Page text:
Buildings in the center of Harvard
Courtesy of Massachusetts Historical Commission
The Harvard Settlement was the second Shaker community in the
United States and the first in Massachusetts. Following a period
of religious unrest, a number of dissenters abandoned the Protestant
Church of Harvard and constructed in 1769 what was to become known
as the Square House. Seeking to establish relations with these
idealistic zealots, Mother Ann visited the leaderless group in
1781 and quickly brought them into the folds of the United Society
of Believers. Occasionally residing in the Square House herself,
Mother Ann gradually cemented Shaker influence over the region
and established a community of Shakers here over the next few
Similar to other Shaker settlements, the Harvard Shaker Village
was developed following the standard Family layout, with the Church,
North, South, and East complexes--only the latter two remain today.
Laboring together, the members of the Families effectively reworked
the landscape to the community's advantage. Digging drainage canals
where necessary, the Shakers succeeded in turning the surrounding
marshlands into productive, arable land, suitable for agriculture.
Not only did they modify the flatlands, but the Shakers altered
the nearby hills as well. Requiring a suitable place for their
outdoor religious practices, the Believers leveled the summit
of nearby Holy Hill and planted rows of maples in accordance with
the layout mentioned in the Millennial Laws (Shaker regulations
for everyday life). They toiled to reshape the world around them
as they attempted to create a "heaven on earth."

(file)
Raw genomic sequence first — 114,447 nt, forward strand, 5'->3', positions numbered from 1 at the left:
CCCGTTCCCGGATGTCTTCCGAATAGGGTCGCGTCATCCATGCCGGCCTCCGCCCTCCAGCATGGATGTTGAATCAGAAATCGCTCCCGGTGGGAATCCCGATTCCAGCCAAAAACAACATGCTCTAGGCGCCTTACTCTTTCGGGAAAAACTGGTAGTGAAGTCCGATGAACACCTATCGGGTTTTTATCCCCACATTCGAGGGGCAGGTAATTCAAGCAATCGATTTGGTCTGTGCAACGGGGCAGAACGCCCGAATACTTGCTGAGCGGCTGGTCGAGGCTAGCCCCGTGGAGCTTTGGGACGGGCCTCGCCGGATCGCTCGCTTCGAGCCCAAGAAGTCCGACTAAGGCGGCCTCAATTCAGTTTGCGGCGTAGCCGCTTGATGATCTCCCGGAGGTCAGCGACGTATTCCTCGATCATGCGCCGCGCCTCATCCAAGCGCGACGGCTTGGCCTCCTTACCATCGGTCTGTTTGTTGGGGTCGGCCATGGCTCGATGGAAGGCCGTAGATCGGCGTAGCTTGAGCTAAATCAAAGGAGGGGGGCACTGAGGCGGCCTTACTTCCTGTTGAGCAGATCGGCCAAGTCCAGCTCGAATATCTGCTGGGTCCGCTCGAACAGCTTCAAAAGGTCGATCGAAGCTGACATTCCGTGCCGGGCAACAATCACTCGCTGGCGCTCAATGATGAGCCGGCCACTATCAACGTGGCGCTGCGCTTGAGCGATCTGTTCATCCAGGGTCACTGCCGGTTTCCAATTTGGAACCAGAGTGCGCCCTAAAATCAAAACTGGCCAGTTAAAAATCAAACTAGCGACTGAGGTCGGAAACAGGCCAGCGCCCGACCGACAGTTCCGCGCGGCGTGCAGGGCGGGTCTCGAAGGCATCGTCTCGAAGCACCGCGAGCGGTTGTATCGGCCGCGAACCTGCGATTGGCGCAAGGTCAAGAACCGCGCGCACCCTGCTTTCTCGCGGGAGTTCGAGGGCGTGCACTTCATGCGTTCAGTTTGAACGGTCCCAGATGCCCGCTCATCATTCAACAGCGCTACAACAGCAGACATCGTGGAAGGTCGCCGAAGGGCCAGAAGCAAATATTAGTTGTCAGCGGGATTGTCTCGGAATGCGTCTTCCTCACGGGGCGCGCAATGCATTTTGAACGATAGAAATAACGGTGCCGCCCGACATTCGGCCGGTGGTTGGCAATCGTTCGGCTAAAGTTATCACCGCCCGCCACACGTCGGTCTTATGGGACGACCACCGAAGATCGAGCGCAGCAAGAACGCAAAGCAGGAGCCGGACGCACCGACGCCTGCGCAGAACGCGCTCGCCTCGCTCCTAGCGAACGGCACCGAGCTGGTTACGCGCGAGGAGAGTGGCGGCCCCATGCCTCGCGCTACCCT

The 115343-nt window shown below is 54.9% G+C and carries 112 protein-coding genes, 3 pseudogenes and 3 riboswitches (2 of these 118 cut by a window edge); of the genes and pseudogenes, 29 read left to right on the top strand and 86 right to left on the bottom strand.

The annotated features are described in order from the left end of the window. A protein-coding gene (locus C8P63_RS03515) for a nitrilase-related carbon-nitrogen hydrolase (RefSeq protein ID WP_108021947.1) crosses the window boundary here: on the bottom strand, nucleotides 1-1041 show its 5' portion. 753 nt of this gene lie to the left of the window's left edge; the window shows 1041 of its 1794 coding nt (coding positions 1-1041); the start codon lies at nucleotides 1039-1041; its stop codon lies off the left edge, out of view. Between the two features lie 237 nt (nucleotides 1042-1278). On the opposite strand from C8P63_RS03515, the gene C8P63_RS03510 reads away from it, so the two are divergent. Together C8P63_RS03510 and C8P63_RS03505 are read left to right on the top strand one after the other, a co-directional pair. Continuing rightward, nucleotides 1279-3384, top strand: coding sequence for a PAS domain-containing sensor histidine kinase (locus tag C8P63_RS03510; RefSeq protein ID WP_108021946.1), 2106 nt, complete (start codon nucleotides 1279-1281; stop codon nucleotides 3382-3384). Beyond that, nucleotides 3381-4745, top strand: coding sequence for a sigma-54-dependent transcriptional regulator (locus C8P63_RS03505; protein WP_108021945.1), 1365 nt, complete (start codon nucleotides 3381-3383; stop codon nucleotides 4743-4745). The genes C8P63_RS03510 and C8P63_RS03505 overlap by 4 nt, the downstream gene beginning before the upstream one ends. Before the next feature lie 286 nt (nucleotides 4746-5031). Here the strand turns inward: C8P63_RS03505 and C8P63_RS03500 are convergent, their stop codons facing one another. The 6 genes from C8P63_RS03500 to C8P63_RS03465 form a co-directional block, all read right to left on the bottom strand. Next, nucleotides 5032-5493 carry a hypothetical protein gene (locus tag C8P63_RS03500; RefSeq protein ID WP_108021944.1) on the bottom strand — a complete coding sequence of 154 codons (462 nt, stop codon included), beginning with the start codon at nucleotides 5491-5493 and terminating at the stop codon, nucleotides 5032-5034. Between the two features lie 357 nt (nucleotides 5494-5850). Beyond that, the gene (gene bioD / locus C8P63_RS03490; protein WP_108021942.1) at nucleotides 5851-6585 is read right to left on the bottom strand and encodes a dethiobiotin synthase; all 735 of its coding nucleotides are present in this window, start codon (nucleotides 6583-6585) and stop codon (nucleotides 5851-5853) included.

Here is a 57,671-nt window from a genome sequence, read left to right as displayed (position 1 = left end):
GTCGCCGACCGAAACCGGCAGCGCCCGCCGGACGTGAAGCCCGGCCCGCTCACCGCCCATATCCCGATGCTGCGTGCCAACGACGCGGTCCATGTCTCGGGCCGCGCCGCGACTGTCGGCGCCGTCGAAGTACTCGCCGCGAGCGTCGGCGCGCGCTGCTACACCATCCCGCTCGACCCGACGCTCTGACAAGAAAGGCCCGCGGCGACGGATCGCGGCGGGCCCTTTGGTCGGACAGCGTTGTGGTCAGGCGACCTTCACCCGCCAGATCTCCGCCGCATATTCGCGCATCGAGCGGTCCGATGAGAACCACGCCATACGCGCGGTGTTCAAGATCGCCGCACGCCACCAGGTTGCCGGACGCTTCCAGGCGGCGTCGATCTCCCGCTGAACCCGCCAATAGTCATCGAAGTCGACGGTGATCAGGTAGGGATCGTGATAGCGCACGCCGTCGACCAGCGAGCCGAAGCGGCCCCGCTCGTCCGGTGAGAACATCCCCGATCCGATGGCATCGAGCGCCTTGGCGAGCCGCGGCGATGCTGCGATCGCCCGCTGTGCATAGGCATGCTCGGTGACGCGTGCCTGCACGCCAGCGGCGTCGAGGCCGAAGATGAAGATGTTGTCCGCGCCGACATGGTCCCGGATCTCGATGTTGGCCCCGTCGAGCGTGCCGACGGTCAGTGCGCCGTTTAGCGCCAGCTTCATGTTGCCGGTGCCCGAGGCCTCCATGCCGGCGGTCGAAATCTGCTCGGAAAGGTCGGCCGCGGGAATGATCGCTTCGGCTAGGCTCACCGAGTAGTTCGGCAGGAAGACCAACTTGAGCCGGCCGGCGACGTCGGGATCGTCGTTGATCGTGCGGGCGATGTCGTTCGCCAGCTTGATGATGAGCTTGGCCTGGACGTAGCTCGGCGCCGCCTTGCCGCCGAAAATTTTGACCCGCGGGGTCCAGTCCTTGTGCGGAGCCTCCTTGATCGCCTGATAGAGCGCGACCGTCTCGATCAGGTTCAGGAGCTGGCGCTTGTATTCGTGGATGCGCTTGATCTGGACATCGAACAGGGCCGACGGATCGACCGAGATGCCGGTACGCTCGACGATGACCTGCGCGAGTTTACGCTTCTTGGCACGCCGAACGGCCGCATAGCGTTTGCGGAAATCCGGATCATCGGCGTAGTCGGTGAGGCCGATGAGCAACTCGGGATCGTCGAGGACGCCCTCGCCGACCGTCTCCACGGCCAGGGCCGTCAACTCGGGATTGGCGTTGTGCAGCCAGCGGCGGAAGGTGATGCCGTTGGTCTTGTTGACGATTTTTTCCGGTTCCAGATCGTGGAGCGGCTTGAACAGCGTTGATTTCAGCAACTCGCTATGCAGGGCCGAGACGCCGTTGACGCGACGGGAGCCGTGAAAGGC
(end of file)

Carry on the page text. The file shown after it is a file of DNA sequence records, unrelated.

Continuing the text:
To further the development of their utopian society, the Shakers
put great care into their construction of buildings as well. The
two most significant buildings of Harvard Shaker Village are not
surprisingly located at the center of the Church Family complex.
The design and placement of the Meetinghouse, built in 1791, signified
that it was the most important building of the community--the center
of social and religious interaction. With a clapboard-sheathed exterior,
granite steps, and four entrances--separated both by gender and
for the elders--the Meetinghouse adhered to the prescribed design
established by the Society. Built about 50 years later, the New
Office was the site of a number of important activities. A full
6 stories high, daily business occurred on the first floor while
the trustees, guests, and office staff worked above. Today, the
New Office interior still contains an exceptional example of Shaker-built
cabinetry. Positioned near the South Family complex, the Harvard
Shaker Village Cemetery offers a different look at Shaker history.
With the first burial recorded in 1792, the cemetery is the final
resting place of more than 300 members of the Harvard community.
Walking among the cast iron grave markers, visitors can follow chronologically
the life and times of the people of the Harvard Shaker Village and
slowly piece together the past for themselves.
In the 1850s, the population peaked at about 200 members and its
landholdings totaled more than 2,000 acres. After the Civil War,
many of the members left and the population plummeted to under 40
by 1890. The Shakers were forced to sell both the East and North
Family areas. In the early 20th century, the remaining Eldresses
sold Harvard's first office building, built in 1794, to preservationist
Clara Endicott Sears who moved the building to Fruitlands
Museum and opened it to the public.
Cemetery and Shaker Ministry
of Harvard Shaker Village
Cemetery: courtesy of Massachusetts Historical Commission,
Ministry: Photograph by A. Vose, from National Register collection